Park St, Tabor, IA
Photo by Travel Iowa
Central to the activities of Gaston and Rev. Todd were two prominent properties that are included in the Tabor Antislavery Historic District: the Public Square (known today as Tabor City Park) and the Reverend John Todd House.
Todd's house, a two-story, clapboard home built in 1853, was an established Underground Railroad stop and perhaps the most significant "hub" on the Underground Railroad in Western Iowa. John Brown himself came through Tabor on many occasions, including during his escape after his celebrated "invasion of Missouri." On this occasion, 14 slaves were rescued, though one slaveholder was killed. Todd decried the violence but still provided aid to the escapees during their northward trek. The basement of the Todd House was also used to store arms later used in Brown's violent raid on the federal arsenal at Harper's Ferry, Virginia, though Todd had no knowledge of Brown's apocalyptic plans.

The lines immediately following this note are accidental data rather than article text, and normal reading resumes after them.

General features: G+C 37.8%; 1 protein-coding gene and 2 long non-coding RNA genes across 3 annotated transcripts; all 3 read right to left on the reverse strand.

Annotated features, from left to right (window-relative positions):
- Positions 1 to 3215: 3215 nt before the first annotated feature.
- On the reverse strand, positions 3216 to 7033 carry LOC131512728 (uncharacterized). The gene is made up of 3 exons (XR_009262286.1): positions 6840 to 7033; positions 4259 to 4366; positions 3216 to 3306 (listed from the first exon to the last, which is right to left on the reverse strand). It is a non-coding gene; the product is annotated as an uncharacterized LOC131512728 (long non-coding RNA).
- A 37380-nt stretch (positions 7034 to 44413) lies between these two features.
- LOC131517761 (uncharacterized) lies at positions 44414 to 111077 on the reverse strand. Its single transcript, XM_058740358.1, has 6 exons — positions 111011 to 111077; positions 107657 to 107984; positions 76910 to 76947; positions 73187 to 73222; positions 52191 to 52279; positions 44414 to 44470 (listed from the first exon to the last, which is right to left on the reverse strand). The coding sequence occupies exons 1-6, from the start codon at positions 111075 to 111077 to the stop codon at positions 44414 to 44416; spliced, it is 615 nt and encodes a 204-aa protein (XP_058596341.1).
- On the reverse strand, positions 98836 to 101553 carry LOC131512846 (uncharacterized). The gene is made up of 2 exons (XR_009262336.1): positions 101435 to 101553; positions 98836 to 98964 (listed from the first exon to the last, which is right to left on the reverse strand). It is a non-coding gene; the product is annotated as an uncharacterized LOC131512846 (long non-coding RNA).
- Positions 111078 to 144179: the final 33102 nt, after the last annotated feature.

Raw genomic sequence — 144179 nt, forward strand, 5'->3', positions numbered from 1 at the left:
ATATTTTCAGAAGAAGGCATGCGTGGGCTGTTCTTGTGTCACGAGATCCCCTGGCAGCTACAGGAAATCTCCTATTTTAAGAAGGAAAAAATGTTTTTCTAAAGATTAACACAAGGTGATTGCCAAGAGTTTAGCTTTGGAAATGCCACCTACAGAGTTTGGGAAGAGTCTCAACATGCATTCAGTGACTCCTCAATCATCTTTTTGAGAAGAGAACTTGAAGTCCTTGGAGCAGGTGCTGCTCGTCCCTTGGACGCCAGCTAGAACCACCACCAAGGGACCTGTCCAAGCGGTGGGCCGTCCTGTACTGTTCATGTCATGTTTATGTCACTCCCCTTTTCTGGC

Todd continued to build upon Gaston’s antislavery rhetoric after the official establishment of Tabor and recruited abolitionist Congregationalist ministers, such as George B. Hitchcock of nearby Lewis, Iowa, to come to the Great Plains to aid in the struggle. Many of Todd's sermons focused on slavery's evils, often using sentiments expressed in the Declaration of Independence to address the paradox of slavery in a "free" society. Todd served as a chaplain in the Union Army in 1864 and was instrumental in building progressive Tabor College, founded in 1866 and open to all students regardless of race or gender.